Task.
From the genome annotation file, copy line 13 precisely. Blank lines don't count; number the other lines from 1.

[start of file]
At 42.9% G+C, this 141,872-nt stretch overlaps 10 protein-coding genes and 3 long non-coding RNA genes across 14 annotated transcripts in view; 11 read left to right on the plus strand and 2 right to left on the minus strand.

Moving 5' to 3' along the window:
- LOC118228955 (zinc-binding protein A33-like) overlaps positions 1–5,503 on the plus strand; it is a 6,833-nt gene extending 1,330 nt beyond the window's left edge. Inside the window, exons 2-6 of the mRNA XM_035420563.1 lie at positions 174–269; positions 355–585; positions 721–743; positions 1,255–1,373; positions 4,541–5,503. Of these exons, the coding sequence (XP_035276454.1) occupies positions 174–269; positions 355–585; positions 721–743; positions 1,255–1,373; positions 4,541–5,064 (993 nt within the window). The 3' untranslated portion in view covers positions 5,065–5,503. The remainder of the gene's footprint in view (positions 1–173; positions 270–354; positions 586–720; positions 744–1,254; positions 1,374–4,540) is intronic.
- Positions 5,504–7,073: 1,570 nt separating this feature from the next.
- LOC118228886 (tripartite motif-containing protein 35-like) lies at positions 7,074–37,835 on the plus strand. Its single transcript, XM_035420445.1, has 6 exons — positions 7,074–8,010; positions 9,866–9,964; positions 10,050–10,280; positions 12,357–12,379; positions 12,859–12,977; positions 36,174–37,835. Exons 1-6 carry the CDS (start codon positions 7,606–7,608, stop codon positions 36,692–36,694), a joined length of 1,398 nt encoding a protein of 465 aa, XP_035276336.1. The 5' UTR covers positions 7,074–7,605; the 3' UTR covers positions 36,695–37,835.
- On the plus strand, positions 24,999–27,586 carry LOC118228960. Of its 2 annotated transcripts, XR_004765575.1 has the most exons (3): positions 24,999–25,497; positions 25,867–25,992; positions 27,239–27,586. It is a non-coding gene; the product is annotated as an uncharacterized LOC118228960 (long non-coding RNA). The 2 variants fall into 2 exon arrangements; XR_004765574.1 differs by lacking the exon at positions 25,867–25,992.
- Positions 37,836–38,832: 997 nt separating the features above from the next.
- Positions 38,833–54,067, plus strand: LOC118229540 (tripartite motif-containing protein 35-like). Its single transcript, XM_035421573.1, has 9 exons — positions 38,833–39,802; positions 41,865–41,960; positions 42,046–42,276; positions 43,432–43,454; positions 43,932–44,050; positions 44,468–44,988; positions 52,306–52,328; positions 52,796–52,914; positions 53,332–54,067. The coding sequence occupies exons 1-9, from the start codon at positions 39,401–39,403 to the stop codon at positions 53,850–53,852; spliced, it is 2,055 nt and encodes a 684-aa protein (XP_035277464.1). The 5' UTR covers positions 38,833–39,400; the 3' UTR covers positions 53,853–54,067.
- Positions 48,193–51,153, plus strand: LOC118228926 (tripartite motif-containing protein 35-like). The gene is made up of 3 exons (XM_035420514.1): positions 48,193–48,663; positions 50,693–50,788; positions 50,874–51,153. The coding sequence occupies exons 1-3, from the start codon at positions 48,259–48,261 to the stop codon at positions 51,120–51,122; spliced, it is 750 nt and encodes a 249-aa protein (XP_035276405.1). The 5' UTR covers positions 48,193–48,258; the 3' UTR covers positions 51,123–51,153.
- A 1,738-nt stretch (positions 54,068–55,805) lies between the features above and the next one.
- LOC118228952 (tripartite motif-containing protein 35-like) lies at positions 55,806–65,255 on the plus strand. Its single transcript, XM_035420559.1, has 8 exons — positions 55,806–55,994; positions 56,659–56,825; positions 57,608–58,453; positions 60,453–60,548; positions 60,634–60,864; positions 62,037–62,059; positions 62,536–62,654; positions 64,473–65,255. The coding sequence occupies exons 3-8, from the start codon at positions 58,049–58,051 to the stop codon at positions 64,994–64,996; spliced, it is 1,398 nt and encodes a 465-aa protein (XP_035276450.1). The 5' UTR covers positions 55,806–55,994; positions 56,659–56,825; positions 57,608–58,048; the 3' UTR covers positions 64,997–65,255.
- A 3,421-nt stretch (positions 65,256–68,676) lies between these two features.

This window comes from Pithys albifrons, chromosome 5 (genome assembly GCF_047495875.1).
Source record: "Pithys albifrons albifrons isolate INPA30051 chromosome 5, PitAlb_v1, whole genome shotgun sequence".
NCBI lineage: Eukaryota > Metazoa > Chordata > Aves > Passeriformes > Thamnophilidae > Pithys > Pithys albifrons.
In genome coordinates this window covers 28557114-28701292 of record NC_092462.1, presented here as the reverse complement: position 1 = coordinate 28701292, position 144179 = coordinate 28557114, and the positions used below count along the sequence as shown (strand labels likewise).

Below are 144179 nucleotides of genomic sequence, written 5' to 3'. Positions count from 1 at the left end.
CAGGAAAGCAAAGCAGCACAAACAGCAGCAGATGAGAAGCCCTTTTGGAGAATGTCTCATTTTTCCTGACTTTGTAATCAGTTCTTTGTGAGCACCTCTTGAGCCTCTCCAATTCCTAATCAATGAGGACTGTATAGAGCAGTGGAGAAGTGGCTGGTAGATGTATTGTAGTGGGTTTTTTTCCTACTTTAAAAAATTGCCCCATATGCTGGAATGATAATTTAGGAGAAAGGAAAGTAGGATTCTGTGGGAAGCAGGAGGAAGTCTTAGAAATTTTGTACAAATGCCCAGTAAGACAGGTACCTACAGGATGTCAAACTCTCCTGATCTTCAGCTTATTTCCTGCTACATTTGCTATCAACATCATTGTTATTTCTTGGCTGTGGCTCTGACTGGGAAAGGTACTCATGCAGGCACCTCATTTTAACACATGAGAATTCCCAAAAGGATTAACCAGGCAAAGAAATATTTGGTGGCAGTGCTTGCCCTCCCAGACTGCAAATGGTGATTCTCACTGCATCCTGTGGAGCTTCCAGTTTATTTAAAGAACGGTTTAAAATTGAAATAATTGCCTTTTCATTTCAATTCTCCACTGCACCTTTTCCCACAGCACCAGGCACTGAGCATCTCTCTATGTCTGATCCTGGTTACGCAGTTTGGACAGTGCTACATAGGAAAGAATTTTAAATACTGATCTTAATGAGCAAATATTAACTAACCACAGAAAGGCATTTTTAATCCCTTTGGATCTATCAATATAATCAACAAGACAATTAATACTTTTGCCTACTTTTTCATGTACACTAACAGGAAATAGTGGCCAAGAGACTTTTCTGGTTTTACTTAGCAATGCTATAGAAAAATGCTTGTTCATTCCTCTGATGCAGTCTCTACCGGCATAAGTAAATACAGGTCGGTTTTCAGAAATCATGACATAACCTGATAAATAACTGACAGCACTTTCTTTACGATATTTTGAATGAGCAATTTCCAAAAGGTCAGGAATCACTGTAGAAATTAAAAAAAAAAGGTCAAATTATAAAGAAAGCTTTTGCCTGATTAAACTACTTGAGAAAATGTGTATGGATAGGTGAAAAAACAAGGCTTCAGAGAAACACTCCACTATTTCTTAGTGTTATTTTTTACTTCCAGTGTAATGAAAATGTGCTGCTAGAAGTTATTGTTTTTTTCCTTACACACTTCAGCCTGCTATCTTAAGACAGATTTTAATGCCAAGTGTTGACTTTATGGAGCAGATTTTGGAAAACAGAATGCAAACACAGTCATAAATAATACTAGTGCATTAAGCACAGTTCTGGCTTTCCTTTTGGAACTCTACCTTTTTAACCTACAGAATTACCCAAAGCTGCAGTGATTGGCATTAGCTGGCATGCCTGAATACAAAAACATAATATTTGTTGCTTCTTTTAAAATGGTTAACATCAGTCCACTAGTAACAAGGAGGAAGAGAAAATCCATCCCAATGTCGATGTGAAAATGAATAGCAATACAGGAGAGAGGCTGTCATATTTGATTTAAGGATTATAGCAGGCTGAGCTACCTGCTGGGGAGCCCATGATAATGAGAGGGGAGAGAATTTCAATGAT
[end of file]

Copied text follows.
This window comes from Pithys albifrons, chromosome 5 (genome assembly GCF_047495875.1).